Had the UK adopted a folic acid flour fortification policy in 1998 like the US, the rising cases of defects in UK babies today could have been easily avoided. A new research, published online in the Archives of Disease in Childhood, says that rates of neural tube defects are not falling across the UK.

Folic acid for pregnant women is a must. Failure to take 400mcg of folic acid daily when trying to get pregnant and also during first three months of pregnancy can greatly increase the risk of neural defects such as spina bifida and anencephaly, death of foetus or newborn and life-long disabilities in those who survive, the study says.

According to Sky News, government advisers last month contacted ministers stating that recommendations made in 2000, 2006 and 2009 to fortify flour with folic acid and to improve folic acid intake had not been taken up seriously. The number of abortions in England and Wales due to neural tube defects has risen from 299 in 2009 to 390 in 2012 to 420 in 2013, members of the Scientific Advisory Committee on Nutrition (SACN) stated.

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Alarmingly, more than 70 per cent of women do not take folic acid supplements regularly as recommended before and during early stages of pregnancy. In the US, folic acid flour fortification has led to a 23 per cent reduction in birth defects in babies. Had UK followed 78 other countries and included the key vitamin to flour, it could have prevented 2014 cases of defects, approximately a 21 per cent drop.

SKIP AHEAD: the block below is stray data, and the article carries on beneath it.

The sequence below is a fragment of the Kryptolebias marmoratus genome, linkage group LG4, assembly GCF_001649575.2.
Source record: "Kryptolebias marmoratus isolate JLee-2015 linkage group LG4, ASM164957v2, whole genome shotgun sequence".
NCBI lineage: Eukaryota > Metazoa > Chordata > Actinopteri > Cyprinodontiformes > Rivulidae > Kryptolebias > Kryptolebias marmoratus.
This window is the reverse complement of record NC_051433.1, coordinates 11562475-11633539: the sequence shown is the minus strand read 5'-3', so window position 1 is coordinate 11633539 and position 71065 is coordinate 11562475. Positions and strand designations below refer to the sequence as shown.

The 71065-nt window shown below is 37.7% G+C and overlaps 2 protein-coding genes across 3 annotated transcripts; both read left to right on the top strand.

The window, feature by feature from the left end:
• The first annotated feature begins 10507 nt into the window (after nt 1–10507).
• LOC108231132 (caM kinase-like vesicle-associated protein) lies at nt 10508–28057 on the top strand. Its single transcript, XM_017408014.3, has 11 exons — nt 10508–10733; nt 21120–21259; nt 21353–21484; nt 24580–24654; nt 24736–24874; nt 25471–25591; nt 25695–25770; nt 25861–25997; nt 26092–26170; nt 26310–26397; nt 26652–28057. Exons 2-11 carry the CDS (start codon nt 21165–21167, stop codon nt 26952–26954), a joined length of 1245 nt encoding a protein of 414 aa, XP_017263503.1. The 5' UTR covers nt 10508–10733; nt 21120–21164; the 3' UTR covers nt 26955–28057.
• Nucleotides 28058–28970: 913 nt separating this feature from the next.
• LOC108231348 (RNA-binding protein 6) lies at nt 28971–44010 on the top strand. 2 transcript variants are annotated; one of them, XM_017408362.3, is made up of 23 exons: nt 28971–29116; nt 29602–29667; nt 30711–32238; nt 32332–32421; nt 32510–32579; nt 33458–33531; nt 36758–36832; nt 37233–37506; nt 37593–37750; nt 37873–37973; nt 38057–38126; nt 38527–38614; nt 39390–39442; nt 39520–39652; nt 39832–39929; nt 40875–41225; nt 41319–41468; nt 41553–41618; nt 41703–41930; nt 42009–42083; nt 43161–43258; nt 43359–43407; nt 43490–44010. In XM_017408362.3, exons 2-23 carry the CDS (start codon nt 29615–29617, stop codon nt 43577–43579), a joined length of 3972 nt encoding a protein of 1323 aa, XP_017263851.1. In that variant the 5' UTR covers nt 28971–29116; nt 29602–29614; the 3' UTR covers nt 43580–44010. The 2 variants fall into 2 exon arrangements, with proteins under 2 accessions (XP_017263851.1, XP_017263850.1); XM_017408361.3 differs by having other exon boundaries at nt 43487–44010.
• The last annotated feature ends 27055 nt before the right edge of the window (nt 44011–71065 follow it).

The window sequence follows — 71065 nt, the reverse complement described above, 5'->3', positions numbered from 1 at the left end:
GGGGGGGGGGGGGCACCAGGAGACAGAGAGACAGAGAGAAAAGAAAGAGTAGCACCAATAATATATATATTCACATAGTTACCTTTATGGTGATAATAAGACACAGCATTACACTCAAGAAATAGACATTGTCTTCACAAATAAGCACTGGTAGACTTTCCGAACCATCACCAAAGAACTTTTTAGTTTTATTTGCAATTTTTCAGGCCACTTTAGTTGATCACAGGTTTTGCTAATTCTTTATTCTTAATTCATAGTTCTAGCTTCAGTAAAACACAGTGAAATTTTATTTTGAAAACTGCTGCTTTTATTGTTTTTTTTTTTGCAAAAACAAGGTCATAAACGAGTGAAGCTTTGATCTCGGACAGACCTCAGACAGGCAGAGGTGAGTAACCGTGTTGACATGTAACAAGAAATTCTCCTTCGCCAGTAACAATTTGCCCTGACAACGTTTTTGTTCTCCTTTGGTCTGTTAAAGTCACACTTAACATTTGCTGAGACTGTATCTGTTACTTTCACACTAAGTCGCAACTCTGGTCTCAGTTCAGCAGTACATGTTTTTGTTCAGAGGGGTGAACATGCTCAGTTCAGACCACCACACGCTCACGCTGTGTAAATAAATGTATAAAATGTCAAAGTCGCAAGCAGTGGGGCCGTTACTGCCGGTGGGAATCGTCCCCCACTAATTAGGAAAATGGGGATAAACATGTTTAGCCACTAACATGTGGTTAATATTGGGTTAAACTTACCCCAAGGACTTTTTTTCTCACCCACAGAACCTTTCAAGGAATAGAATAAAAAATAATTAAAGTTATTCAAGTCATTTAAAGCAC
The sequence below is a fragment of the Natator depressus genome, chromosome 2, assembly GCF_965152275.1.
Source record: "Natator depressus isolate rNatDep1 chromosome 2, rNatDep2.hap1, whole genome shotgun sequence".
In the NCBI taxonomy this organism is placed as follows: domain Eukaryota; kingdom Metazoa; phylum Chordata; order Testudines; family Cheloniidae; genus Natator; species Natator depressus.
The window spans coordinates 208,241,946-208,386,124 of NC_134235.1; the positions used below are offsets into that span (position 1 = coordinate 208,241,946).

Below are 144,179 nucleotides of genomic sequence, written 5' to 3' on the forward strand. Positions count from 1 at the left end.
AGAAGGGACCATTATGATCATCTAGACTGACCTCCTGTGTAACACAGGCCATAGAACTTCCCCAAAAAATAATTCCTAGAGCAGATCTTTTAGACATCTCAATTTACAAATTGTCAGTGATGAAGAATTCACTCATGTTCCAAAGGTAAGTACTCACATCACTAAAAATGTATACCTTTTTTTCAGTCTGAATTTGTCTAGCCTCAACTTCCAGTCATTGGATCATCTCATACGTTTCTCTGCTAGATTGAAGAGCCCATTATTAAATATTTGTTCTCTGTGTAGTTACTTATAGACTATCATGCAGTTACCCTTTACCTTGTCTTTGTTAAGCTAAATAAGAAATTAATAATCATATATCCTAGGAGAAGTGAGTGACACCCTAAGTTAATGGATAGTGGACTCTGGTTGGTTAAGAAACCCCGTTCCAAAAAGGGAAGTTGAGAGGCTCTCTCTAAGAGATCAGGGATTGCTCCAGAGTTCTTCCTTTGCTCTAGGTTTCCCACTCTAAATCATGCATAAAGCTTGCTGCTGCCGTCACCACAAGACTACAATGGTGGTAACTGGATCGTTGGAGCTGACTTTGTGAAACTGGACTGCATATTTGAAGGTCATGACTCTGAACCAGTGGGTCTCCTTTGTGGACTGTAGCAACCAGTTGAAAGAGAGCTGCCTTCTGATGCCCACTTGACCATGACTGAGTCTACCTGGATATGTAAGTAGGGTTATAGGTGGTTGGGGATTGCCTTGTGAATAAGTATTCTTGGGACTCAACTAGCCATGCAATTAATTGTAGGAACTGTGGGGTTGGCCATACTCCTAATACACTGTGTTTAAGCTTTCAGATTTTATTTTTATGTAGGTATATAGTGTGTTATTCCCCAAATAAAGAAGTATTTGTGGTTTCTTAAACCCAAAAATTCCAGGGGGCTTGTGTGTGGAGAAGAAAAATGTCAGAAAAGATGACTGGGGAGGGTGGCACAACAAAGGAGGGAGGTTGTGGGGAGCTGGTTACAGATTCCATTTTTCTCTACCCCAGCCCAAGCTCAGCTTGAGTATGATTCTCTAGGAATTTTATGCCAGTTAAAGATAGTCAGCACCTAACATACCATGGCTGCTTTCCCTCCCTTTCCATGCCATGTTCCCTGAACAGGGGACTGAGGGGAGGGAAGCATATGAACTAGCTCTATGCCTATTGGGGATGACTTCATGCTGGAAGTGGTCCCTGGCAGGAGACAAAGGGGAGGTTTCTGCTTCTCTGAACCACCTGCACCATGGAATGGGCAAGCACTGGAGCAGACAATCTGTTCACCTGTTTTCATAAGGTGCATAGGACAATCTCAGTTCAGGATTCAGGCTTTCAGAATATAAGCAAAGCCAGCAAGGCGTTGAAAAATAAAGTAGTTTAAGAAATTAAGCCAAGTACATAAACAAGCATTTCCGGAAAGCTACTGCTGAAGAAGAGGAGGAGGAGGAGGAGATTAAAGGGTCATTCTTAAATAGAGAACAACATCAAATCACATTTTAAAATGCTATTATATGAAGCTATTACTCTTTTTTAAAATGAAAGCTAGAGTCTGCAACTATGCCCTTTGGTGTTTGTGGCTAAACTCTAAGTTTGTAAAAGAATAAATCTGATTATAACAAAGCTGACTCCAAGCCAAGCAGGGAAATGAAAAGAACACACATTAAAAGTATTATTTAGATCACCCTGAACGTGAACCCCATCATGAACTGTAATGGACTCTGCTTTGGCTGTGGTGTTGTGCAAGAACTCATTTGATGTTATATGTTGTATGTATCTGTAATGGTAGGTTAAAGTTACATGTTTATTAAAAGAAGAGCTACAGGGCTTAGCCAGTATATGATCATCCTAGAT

“Given the evidence from the Medical Research Council Vitamin Study regarding the efficacy of folic acid in preventing neural tube defects, the failure of Britain to fortify flour with folic acid has had significant consequences,” the study says.

According to Mirror, the researchers from Oxford University, Public Health England (PHE) and Queen Mary University London have said that urging women to take folic acid has largely failed. Hence, fortifying flour is the only option and the process is “remarkably safe.”

“The recent evidence that only 28% of pregnant women in England in 2012 took folic acid supplements at the correct time indicates that, in practice, recommending folic acid supplementation is largely ineffective,” they said.

The researchers compared the situation with the Thalidomide problem that caused 500 people in UK to be born with defects. The Thalidomide problem was efficiently handled by introducing regulatory precautions and by implementing necessary steps. Unfortunately, this kind of urgency has not been shown for the prevention of spina bifida.

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